Don’t ‘wait and see’ whether hearing aids will help

The onset of hearing loss can be a gradual process, so by the time you realise it’s happened, your life and health may already be affected.

Posted Tuesday February 28, 2023

Adapted from a blog by audiologist Dr Amy Sarow 

Hearing loss can have a cascade of effects on mental health, cognitive function, and even earning potential and healthcare expenses. 

Here are 7 good reasons not to ‘wait and see’. These are just a few reasons why treating hearing loss can improve quality of life and lead to a longer, healthier life.

  1. Improves communication abilities.
    Getting treatment for hearing loss as soon as it is discovered will ensure your quality of life isn’t impacted by communication difficulties. Hearing aids can help you hear more clearly, which will improve your communication skills and allow you to participate in conversations and activities you may have been avoiding.
  2. Promotes safety.
    Untreated hearing loss can put your safety at risk: it can make it difficult to hear sirens, approaching vehicles, or alarms.
  3. Supports earnings.
    Investing in hearing aids could actually save money in the long term. Estimates speculate that employees with untreated hearing loss, on average lose $30,000 per year in annual salary potential. Additionally, they have an additional $22,434 in healthcare costs over ten years compared to patients with normal hearing.
  4. Preserves memory.
    Wearing hearing aids regularly can help make information easier to understand, which can facilitate improved memory function and delay dementia. A study has shown that people with untreated hearing loss were 24% more likely to develop dementia over a period of six years than those without hearing loss. One theory about this is that hearing loss causes changes in the brain which lead to dementia.
  5. Promotes social engagement.
    Wearing hearing aids improves communication abilities to preserve social connections and reduce feelings of isolation. As it becomes more and more difficult to communicate, those with hearing loss may withdraw from social activities, which can lead to isolation and depression. Hearing loss can also cause problems at work as it becomes difficult to hear important instructions or colleagues.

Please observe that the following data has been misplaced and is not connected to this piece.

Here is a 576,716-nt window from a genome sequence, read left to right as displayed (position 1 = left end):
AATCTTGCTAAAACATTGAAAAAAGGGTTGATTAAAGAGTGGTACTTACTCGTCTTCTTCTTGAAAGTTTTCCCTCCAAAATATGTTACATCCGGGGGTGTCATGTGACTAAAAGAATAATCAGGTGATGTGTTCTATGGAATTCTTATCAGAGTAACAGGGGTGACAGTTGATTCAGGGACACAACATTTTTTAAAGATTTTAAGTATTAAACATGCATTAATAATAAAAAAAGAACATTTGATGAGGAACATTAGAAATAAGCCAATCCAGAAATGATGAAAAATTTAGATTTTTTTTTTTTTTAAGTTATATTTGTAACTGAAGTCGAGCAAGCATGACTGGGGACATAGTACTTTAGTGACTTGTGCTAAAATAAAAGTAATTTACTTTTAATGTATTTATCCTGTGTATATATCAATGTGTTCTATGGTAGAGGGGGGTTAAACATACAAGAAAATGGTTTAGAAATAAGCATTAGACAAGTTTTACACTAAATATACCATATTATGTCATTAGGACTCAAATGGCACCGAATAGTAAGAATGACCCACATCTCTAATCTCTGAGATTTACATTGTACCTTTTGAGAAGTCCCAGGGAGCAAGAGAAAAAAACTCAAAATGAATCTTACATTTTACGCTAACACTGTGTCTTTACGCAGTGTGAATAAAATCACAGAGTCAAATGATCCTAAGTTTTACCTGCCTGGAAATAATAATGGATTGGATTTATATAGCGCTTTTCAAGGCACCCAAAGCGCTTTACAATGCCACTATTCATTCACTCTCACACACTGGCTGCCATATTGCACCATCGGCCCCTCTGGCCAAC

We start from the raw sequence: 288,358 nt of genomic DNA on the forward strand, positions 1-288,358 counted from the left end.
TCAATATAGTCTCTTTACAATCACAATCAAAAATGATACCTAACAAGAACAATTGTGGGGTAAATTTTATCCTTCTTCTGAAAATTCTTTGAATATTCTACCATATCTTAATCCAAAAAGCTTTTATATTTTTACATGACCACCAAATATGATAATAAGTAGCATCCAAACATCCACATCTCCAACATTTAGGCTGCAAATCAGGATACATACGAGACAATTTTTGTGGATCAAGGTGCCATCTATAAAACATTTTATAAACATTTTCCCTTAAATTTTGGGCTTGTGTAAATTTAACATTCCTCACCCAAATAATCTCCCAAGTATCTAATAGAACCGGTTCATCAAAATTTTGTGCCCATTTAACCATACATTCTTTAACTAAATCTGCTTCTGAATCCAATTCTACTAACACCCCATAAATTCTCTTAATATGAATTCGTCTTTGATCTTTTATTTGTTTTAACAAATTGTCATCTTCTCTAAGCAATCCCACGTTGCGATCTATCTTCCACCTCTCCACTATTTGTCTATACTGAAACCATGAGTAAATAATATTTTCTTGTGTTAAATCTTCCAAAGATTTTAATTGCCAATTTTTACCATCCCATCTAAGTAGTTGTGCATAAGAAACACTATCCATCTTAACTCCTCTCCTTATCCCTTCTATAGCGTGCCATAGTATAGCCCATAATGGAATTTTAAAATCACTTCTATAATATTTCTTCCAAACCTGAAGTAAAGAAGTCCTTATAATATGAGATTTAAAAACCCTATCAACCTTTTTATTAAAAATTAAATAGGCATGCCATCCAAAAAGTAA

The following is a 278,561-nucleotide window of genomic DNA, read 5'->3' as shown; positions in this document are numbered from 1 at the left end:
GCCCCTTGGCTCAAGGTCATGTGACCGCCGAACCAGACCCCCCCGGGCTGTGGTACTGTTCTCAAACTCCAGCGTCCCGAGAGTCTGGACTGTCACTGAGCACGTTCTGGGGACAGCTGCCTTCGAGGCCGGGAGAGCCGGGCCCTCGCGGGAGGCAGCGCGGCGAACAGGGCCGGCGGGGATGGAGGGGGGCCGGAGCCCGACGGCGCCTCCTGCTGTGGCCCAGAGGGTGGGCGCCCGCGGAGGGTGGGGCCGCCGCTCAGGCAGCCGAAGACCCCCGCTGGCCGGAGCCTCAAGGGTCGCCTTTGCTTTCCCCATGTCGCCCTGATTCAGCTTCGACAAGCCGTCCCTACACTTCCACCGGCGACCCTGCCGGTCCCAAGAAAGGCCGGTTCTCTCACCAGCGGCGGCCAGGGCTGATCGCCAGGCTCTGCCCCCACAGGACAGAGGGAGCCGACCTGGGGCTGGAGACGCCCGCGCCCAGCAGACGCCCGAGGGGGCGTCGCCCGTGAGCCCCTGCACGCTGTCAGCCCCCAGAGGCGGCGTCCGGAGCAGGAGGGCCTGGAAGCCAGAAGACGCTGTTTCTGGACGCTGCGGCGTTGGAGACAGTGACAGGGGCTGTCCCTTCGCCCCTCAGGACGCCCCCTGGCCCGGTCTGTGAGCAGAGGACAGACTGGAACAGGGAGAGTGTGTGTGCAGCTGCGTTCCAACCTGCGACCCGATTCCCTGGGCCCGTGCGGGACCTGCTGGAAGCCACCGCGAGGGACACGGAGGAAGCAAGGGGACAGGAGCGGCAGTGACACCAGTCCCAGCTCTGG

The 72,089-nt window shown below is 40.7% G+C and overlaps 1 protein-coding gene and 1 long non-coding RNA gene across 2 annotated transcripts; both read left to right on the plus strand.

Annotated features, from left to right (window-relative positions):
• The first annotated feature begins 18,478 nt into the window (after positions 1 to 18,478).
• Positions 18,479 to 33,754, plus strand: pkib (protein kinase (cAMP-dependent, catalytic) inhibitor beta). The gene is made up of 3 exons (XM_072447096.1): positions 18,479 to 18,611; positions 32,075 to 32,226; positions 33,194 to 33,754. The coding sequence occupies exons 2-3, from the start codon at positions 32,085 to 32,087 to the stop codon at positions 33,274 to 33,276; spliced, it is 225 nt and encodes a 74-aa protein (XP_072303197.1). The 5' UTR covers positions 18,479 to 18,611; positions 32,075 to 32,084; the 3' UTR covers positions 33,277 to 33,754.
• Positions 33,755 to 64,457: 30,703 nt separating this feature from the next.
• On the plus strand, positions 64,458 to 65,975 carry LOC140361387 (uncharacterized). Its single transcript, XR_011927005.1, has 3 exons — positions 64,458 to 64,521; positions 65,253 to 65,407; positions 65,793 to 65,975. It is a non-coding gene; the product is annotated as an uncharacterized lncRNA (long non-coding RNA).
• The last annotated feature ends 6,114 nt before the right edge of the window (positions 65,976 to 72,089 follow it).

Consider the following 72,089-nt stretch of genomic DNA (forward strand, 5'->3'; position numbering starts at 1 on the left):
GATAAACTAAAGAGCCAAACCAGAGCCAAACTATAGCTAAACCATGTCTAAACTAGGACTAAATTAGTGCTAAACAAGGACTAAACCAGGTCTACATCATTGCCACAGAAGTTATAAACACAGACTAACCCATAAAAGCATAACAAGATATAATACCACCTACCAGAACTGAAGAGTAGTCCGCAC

6. Reduces the risk of falls.
    A John Hopkins study found that those with hearing loss were three times more likely to fall than those without hearing loss. Hearing loss causes problems with balance and environmental awareness, both of which can lead to falls. For seniors, falls are the number one cause of death or injury.
  7. Supports mental health.
    Treating hearing loss can reduce effects on mental health and have an impact on sleep quality. Research shows that untreated hearing loss can lead to anxiety, depression and sleep problems. One study found that those with sensorineural hearing loss were more likely to experience clinical depression and anxiety.

Reading list for more information

Bisogno, A., Scarpa, A., Di Girolamo, S., De Luca, P., Cassandro, C., Viola, P., Ricciardiello, F., Greco, A., De Vincentiis, M., Ralli, M., & Di Stadio, A. (2021). Hearing loss and cognitive impairment: Epidemiology, common pathophysiological findings, and treatment considerations. Life, 11(10), 1102.

Kochkin, S. (2010). Marketrak VIII: The efficacy of hearing aids in achieving compensation equity in the Workplace. The Hearing Journal, 63(10), 19–24. https://doi.org/10.1097/01.hj.0000389923.80044.e6

Li, C.-M., Zhang, X., Hoffman, H. J., Cotch, M. F., Themann, C. L., & Wilson, M. R. (2014). Hearing impairment associated with depression in US adults, National Health and Nutrition Examination Survey 2005-2010. JAMA Otolaryngology–Head & Neck Surgery, 140(4), 293.https://doi.org/10.1001/jamaoto.2014.42

Li, C.-M., Zhang, X., Hoffman, H. J., Cotch, M. F., Themann, C. L., & Wilson, M. R. (2014). Hearing impairment associated with depression in US adults, National Health and Nutrition Examination Survey 2005-2010. JAMA Otolaryngology–Head & Neck Surgery, 140(4), 293. https://doi.org/10.1001/jamaoto.2014.42

Lin, F. R., Yaffe, K., Xia, J., Xue, Q.-L., Harris, T. B., Purchase-Helzner, E., Satterfield, S., Ayonayon, H. N., Ferrucci, L., Simonsick, E. M., & Health ABC Study Group, for the. (2013). Hearing loss and cognitive decline in older adults. JAMA Internal Medicine, 173(4), 293.https://doi.org/10.1001/jamainternmed.2013.1868

Lin, H. W., Mahboubi, H., & Bhattacharyya, N. (2018). Self-reported hearing difficulty and risk of accidental injury in US adults, 2007 to 2015. JAMA Otolaryngology–Head & Neck Surgery, 144(5), 413. https://doi.org/10.1001/jamaoto.2018.0039

Moreland B, Kakara R, Henry A. Trends in Nonfatal Falls and Fall-Related Injuries Among Adults Aged ≥65 Years — United States, 2012–2018 (2020). MMWR Morb Mortal Wkly Rep; 69: 875–881. https://dx.doi.org/10.15585/mmwr.mm6927a5external icon

Pereira-Jorge, M. R., Andrade, K. C., Palhano-Fontes, F. X., Diniz, P. R., Sturzbecher, M., Santos, A. C., & Araujo, D. B. (2018). Anatomical and functional MRI changes after one year of auditory rehabilitation with hearing aids. Neural Plasticity, 1–13. https://doi.org/10.1155/2018/9303674

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